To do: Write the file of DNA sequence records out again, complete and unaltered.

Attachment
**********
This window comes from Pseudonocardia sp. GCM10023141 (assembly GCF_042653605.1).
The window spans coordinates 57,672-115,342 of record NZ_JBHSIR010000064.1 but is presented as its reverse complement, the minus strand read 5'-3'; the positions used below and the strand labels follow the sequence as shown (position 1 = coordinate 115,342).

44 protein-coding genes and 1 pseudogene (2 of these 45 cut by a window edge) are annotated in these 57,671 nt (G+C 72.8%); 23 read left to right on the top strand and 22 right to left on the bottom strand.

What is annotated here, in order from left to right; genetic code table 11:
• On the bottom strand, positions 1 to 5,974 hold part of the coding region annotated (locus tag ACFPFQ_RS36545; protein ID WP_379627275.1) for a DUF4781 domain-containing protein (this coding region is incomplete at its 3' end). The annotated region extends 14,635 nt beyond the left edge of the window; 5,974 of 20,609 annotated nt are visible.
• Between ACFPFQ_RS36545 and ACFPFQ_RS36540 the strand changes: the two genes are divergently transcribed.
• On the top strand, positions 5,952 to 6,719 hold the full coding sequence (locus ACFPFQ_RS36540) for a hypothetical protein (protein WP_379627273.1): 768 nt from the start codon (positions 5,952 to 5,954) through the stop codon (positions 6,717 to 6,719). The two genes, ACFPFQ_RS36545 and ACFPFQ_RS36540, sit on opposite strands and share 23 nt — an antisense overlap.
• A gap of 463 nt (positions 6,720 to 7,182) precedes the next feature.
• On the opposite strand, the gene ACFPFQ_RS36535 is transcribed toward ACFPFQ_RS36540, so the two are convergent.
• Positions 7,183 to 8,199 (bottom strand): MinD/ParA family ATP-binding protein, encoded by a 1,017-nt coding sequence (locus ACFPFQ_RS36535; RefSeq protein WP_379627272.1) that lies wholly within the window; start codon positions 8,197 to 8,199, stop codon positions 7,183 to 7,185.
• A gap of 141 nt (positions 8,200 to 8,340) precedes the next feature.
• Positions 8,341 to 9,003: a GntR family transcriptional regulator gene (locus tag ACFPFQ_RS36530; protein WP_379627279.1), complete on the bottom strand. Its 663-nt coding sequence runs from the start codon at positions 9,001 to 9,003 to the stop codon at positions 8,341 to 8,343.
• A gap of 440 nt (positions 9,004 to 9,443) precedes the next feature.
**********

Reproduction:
This window comes from Pseudonocardia sp. GCM10023141 (assembly GCF_042653605.1).
The window spans coordinates 57,672-115,342 of record NZ_JBHSIR010000064.1 but is presented as its reverse complement, the minus strand read 5'-3'; the positions used below and the strand labels follow the sequence as shown (position 1 = coordinate 115,342).

44 protein-coding genes and 1 pseudogene (2 of these 45 cut by a window edge) are annotated in these 57,671 nt (G+C 72.8%); 23 read left to right on the top strand and 22 right to left on the bottom strand.

What is annotated here, in order from left to right; genetic code table 11:
• On the bottom strand, positions 1 to 5,974 hold part of the coding region annotated (locus tag ACFPFQ_RS36545; protein ID WP_379627275.1) for a DUF4781 domain-containing protein (this coding region is incomplete at its 3' end). The annotated region extends 14,635 nt beyond the left edge of the window; 5,974 of 20,609 annotated nt are visible.
• Between ACFPFQ_RS36545 and ACFPFQ_RS36540 the strand changes: the two genes are divergently transcribed.
• On the top strand, positions 5,952 to 6,719 hold the full coding sequence (locus ACFPFQ_RS36540) for a hypothetical protein (protein WP_379627273.1): 768 nt from the start codon (positions 5,952 to 5,954) through the stop codon (positions 6,717 to 6,719). The two genes, ACFPFQ_RS36545 and ACFPFQ_RS36540, sit on opposite strands and share 23 nt — an antisense overlap.
• A gap of 463 nt (positions 6,720 to 7,182) precedes the next feature.
• On the opposite strand, the gene ACFPFQ_RS36535 is transcribed toward ACFPFQ_RS36540, so the two are convergent.
• Positions 7,183 to 8,199 (bottom strand): MinD/ParA family ATP-binding protein, encoded by a 1,017-nt coding sequence (locus ACFPFQ_RS36535; RefSeq protein WP_379627272.1) that lies wholly within the window; start codon positions 8,197 to 8,199, stop codon positions 7,183 to 7,185.
• A gap of 141 nt (positions 8,200 to 8,340) precedes the next feature.
• Positions 8,341 to 9,003: a GntR family transcriptional regulator gene (locus tag ACFPFQ_RS36530; protein WP_379627279.1), complete on the bottom strand. Its 663-nt coding sequence runs from the start codon at positions 9,001 to 9,003 to the stop codon at positions 8,341 to 8,343.
• A gap of 440 nt (positions 9,004 to 9,443) precedes the next feature.